I make a handled whip pitcher with sprout that has a small handle on side that holds the  small whip-cute as a bug but its my least favorite form due to the fragile side handle. I was recruited to make them buy a gallery in Mendocino and they sold very well for 18 years until the closed two years ago. I have about 50 more whips and when they run out I'm done making them as I know folks break off the side handles.

I tend to like strong forms that last. I make thousands of sponge holders and they are a bit fragile but I know they work very well(we use two ourselves )

I do not like them to thick even though they would last longer and hold up to falls better.Its form weight function trade off.My sponge bottom keeps then from moving on counters.

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My process started with and continues with research. You would have to accept clay formulation as an art, to understand my passion for it. I see the chemical manipulation of a clay body ranking up there with the most expressive thrown or molded form. I have been working on a plasticity calculator for awhile now; having sent out test bodies for review. I have been testing bodies that specifically react to salt and wood firings. Then again, I also believe that clay is as much relative to the design and function of a piece; as any forming technique or glaze. My process most would find boring and mundane, but the results are gratifying. Galleries and museums would be empty if someone did not take the time to formulate the paint.

T

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Mark, very good advice there from one who has been in the trenches so long. I believe like you say that you have to use pieces yourself to find how they work and how to improve them. Great thoughts!

Tom, your passion for clay is not my cup of tea, but I am sure many like me will learn from your depth of understanding of the clay beast. Keep on posting as even though I often do not understand all, I do glean a few tidbits for future use. I liken your passion for clay like some I have seen firing that can tell the temp of a kiln with in a few degrees just by the color of the heat, not that that means much for heat work, but it does help.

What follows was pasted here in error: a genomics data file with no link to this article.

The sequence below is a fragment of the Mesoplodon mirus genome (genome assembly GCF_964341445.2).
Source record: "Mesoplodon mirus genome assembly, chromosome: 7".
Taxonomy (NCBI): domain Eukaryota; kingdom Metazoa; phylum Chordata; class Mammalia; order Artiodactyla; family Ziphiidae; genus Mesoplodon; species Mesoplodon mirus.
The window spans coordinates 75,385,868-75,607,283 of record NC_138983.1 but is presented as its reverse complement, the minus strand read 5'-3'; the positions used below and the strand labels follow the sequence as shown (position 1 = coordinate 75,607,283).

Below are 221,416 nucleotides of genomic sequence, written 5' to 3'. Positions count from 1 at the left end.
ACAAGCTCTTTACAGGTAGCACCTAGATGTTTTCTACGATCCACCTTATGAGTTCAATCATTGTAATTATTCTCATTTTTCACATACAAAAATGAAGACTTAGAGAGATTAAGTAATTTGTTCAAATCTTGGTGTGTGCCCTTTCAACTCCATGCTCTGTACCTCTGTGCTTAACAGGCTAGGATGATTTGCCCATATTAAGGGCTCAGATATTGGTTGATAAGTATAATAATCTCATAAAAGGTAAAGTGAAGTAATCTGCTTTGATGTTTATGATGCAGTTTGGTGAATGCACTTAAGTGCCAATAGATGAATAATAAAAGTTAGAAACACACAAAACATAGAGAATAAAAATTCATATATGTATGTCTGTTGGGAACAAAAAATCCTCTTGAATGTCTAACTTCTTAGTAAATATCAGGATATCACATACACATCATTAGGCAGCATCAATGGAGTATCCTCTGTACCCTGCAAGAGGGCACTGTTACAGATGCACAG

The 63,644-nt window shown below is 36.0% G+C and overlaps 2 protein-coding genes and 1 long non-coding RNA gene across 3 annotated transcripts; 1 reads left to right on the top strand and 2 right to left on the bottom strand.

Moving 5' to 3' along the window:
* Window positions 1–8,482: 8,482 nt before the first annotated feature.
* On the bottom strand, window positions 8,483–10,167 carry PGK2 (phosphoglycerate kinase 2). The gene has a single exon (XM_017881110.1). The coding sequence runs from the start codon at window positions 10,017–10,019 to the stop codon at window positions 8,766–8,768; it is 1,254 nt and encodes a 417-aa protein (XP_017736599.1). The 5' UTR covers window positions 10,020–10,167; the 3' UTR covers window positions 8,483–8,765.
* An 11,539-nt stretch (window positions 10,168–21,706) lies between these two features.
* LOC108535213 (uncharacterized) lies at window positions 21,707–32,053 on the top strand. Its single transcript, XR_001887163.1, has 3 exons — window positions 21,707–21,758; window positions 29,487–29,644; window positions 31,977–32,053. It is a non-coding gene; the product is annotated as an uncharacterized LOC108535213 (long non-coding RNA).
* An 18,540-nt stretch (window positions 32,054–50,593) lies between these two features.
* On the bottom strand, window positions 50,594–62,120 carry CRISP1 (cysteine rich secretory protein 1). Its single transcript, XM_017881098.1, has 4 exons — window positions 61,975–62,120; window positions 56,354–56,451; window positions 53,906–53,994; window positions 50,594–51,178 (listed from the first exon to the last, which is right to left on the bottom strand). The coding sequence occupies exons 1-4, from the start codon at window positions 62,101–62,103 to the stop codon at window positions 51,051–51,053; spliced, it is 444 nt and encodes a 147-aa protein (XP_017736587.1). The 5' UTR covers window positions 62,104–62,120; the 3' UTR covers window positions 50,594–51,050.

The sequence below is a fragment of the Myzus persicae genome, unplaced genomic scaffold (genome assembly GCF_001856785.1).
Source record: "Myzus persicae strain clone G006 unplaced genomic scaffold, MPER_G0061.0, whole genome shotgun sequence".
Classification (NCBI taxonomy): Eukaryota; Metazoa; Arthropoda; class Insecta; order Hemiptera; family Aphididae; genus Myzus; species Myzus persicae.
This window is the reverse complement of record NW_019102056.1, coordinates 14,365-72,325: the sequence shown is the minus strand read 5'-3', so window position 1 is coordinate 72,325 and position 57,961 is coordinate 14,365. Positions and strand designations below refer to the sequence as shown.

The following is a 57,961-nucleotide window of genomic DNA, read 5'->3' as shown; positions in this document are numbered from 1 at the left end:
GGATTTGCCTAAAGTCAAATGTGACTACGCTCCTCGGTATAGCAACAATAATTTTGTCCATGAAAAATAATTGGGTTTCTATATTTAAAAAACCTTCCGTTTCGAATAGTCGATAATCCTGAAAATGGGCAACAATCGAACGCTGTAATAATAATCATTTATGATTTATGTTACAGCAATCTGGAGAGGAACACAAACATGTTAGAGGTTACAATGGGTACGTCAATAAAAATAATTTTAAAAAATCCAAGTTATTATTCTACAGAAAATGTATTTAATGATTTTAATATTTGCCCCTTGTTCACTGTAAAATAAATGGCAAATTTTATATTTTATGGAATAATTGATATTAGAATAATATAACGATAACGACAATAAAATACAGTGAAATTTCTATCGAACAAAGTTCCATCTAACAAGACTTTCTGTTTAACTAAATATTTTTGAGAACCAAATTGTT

best,

Pres

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I find that I am more successful with working through a new shape if I sketch everything out.  After I have sketched it for few iterations, then I start the process that Mark talked about.  Just making a few and seeing what I like and what I don't.  Putting the piece in my cupboard and seeing how it functions.  Then I might sketch again, but definitely make again until I get it the way I want.  

I have to say, I like the sketching process.  It is not anything I ever thought I would enjoy!

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Like Roberta I would sketch everything out on a new design and this helped me work through potential problems.   I have been coiling the last few years and have been just going with the flow with them.  I thing coiled work has a mind of it's own,   I sketch designs on them in the bisque stage for my intricate glaze and stains patterns.   Denice

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I do a mix of drawing and then "sketching" with clay.  I usually have something in mind but will play with the design in clay until I'm happy with it.  Once I have a form I like, I will make more and save a finished piece as a reminder when I go to make more.

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I draw on the Kraft paper that covers some of my work surfaces, and sometimes make sketches in a small drawing pad. Mostly I think & visualize. I take photos of some processes & all finished pieces. I don't like ceramic note-taking so I use the Pottery Logbook smart phone app. Most of what I make is not meant to be particularly  congruent with repetition, standardization, nor for retail purposes, and I'm a low volume producer in any event. I used to sketch everything, do all the math etc. made sure that things fit that needed to fit, and worked as intended (i.e. spouts, fittings for bird bath etc.)--just don't, these days.